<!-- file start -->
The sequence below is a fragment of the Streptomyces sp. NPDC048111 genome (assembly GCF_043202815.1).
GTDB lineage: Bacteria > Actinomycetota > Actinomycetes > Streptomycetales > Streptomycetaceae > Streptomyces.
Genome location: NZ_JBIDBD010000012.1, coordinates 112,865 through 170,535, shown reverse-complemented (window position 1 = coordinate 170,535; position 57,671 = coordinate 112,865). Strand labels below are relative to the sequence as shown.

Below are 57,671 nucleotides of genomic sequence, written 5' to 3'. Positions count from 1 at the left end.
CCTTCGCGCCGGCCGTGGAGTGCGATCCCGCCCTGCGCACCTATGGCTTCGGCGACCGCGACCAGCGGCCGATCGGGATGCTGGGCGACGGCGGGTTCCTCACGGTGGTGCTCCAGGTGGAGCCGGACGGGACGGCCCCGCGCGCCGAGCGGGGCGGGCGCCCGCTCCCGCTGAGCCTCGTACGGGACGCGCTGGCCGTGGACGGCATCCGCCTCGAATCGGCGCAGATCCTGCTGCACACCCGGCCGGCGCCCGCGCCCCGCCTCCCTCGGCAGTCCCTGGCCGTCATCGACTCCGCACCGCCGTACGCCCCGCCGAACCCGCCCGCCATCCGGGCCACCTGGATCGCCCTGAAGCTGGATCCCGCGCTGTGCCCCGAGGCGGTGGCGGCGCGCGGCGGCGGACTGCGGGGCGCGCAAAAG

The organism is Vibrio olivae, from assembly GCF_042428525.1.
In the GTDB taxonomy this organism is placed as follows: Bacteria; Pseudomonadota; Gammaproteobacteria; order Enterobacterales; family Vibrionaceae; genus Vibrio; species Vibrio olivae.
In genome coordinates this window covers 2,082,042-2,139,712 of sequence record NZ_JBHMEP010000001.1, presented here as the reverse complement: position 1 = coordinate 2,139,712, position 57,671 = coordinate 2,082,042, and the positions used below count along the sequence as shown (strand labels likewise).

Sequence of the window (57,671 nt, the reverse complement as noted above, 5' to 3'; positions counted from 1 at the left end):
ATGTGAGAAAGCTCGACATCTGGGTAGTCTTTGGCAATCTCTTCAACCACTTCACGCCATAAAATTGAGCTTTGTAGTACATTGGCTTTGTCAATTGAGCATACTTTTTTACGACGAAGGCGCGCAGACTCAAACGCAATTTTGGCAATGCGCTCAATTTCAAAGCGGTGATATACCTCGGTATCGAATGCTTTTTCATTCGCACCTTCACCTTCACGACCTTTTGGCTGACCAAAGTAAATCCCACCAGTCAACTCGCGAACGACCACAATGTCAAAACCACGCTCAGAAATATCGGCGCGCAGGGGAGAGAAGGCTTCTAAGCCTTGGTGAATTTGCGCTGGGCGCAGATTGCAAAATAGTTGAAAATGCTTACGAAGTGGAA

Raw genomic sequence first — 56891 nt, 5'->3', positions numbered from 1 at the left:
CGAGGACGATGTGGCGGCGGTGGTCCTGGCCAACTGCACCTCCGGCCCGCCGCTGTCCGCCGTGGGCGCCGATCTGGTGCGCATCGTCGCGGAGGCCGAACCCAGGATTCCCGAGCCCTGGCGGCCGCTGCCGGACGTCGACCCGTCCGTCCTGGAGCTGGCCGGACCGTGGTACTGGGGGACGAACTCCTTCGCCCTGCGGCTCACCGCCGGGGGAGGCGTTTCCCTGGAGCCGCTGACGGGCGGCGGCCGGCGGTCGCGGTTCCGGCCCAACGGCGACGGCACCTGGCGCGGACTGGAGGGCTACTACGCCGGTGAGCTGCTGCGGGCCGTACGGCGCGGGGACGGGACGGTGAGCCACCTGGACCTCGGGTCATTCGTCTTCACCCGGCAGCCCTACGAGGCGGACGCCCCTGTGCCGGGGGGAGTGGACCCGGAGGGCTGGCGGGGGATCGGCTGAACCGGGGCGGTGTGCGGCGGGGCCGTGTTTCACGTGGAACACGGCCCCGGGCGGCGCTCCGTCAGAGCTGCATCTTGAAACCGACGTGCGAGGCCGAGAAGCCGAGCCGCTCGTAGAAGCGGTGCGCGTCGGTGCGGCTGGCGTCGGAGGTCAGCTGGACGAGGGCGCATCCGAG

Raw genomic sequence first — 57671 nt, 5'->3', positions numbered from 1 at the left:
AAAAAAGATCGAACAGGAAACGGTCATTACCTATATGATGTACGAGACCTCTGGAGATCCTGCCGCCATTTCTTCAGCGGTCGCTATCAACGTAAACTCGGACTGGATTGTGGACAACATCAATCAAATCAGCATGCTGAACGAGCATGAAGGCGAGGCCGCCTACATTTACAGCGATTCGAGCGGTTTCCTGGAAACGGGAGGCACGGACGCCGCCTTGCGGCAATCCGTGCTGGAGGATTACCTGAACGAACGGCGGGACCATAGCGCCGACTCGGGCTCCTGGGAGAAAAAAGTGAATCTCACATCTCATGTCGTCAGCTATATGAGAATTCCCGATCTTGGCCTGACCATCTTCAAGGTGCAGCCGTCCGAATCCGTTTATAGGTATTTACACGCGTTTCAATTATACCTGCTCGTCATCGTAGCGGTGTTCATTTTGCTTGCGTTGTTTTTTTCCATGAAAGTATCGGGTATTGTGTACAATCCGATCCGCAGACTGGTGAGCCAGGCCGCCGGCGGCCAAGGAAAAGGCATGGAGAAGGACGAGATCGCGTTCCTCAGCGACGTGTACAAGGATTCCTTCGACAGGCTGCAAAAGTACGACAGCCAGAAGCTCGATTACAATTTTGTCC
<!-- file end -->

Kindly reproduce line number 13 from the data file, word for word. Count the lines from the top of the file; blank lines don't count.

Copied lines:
Raw genomic sequence first — 57671 nt, 5'->3', positions numbered from 1 at the left: